Power of Attorney

Financial Power of Attorney and Medical Power of Attorney

Protect Your Financial and Physical Wellbeing in the Event You’re Unable to Yourself

Having a Power of Attorney (POA) document in place is an important part of estate planning. A POA Attorney can help you understand the different types of POA documents and why you need one. Threre are two main types of POA documents – Financial and Medical – Springdale Law Group is here to help you draft these imporant documents to the highest standards.

This document provides agents with varying levels of power depending on the individual needs of the principal.

  • A General Power of Attorney grants a broad range of authority, whereas a Limited or Special Power of Attorney grants a restricted amount, typically for a singular transaction or within a set period of time.
  • A Durable Power of Attorney continues to be valid even if the principal experiences mental or physical disability, and a Springing Power of Attorney activates only when the principal becomes disabled.
  • Similarly, a Medical Power of Attorney grants the agent permission to make medical decisions on the principal’s behalf in the case of incapacity, being both Durable and Springing by its nature.

Financial Power of Attorney

Having a Power of Attorney (POA) document in place is an important part of estate planning. A POA Attorney can help you understand the different types of POA documents and why you need one. Threre are two main types of POA documents – Financial and Medical – Springdale Law Group is here to help you draft these imporant documents to the highest standards.

A strong Power of Attorney document will enable you to:

• Protect your finances with a power of attorney

• Ensure your financial stability and security even if incapacitated

• General, limited, durable, and springing powers of attorney available

• Put your trust in the proven financial security of power of attorney

A Financial Power of Attorney serves two primary purposes:

 When a financial transaction requires an individual’s presence, yet they are unable to be there.

when someone wishes to give someone else the legal right to manage their financial matters if they become physically or mentally incapacitated.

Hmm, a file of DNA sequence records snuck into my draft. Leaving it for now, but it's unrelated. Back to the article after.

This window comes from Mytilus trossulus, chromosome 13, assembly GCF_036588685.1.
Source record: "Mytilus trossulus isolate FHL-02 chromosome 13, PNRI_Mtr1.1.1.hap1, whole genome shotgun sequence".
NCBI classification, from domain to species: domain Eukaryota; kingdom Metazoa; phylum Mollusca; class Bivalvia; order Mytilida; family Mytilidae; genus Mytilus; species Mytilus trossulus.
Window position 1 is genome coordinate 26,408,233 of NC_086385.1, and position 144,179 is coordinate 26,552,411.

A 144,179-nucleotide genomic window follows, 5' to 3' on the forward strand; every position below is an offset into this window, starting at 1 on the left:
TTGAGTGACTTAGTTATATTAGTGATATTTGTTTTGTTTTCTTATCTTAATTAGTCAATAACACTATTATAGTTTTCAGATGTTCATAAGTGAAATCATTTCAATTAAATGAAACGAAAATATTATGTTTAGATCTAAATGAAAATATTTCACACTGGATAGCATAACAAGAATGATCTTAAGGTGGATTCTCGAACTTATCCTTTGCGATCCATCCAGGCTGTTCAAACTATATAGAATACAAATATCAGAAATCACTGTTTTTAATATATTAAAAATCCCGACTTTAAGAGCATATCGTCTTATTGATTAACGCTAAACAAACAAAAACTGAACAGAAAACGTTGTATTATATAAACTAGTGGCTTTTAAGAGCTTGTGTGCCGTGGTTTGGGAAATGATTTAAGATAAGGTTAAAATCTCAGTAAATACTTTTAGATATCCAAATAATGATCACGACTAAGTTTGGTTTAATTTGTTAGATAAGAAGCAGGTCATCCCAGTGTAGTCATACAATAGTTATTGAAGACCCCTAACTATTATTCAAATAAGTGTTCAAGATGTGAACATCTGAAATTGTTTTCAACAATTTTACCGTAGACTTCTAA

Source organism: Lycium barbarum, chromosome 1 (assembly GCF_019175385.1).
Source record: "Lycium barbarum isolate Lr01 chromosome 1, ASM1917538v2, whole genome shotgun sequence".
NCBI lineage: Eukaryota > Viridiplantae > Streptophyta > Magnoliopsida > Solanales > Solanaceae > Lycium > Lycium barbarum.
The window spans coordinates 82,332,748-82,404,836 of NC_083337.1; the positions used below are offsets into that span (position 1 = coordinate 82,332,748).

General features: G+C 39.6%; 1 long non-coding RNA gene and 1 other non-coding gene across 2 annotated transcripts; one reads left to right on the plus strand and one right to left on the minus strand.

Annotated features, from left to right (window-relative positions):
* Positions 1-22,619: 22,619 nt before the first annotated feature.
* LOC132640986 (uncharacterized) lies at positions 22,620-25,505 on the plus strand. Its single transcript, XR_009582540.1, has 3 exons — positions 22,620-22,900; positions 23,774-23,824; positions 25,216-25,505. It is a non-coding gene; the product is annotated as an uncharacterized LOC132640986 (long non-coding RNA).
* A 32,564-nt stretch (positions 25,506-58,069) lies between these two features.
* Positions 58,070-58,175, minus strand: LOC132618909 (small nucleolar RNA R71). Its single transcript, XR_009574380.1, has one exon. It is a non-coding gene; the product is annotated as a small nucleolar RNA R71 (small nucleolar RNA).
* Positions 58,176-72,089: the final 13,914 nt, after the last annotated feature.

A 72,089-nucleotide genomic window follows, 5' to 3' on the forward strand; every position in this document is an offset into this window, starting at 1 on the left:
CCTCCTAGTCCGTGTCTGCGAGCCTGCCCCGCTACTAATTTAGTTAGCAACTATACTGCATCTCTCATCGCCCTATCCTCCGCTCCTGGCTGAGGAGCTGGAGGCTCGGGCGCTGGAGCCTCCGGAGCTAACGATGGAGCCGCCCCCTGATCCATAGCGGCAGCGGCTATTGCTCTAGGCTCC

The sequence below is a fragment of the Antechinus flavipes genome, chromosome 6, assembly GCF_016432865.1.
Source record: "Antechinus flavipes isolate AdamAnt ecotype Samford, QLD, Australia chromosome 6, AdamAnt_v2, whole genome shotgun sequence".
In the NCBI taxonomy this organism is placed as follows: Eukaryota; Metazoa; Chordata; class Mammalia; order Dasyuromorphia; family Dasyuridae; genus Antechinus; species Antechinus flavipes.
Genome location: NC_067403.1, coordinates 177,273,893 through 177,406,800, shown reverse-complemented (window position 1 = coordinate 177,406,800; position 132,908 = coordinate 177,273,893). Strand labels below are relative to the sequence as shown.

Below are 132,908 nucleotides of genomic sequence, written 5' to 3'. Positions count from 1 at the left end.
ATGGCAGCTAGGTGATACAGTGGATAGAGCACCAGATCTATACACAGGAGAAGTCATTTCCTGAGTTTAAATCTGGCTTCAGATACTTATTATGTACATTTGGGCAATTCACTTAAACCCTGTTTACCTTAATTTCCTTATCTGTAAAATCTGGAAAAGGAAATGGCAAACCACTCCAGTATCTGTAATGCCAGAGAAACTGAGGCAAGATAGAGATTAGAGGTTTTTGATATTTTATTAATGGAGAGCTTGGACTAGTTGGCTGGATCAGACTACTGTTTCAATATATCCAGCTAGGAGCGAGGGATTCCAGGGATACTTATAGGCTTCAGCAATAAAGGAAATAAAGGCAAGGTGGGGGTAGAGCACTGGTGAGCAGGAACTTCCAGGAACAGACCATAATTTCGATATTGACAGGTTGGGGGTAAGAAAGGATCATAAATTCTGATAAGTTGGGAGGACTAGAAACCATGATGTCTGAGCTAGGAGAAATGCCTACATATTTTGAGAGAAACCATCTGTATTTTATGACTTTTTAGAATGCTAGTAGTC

How a Financial Power of Attorney Can Help

A man named John had built a successful business and had a comfortable life. However, John had never gotten around to setting up a financial power of attorney, thinking that it was something he could take care of later.

One day, John was involved in a severe car accident and was left in a coma. His wife and children were beside themselves with worry, not only for John’s health, but also for the future of the family. They soon realized that without a financial power of attorney, they had no legal authority to access John’s bank accounts, pay bills, or make important financial decisions on his behalf.

John’s wife had to go to court to be appointed as his legal guardian, a process that was costly and time-consuming. In the meantime, bills went unpaid, and important deadlines were missed, putting the family’s assets and credit at risk.

After several months, John eventually recovered, but the financial damage had been done. The family had to spend a lot of money to fix the problems caused by not having a financial power of attorney in place. 

Medical Power of Attorney

Texans may use a medical power of attorney, otherwise known as an advance directive, to assign a trusted individual with the authority to make medical decisions on their behalf if they are ever rendered incapacitated or incapable of making choices for themselves. These can cover choices about treatments, healthcare, and hospitalization, and shouldn’t be viewed as only relevant for the elderly. Even those in their early twenties ought to consider having one prepared in the event of an unforeseen medical emergency.

In the absence of a medical power of attorney, Texas hospitals and medical providers must determine who will be responsible for making decisions regarding the health of an incapacitated individual. This is defined as a person who, due to an illness, injury, or coma, is not in their right mind or unable to make their own decisions.

In these situations, medical providers follow a pre-defined succession plan to determine who is legally authorized to make decisions on behalf of the incapacitated individual. This succession plan follows a specific order and begins with the spouse, then the adult child with consent from the other children, the majority of the children, the parents, the nearest living relative, and lastly, the medical provider.

It is important to remember that without a medical power of attorney, a person’s loved ones may not have the opportunity to make medical decisions on their behalf.

How a Financial Power of Attorney Can Help

For example…

A woman named Sarah had always been healthy and active. However, she is a successful businesswoman and had never gotten around to setting up a HIPAA/Medical Power of Attorney, thinking that the chance of visiting a hospital is small.

One day, Sarah got into a car accident and was sent to the hospital. Despite her condition, she was unable to make decisions for herself and her family had no legal authority to access her medical records or make decisions on her behalf. Her family didn’t know her wishes/preferences/allergy/existing conditions in terms of medical treatment and that caused a lot of difficulties for the doctors to give her the appropriate care.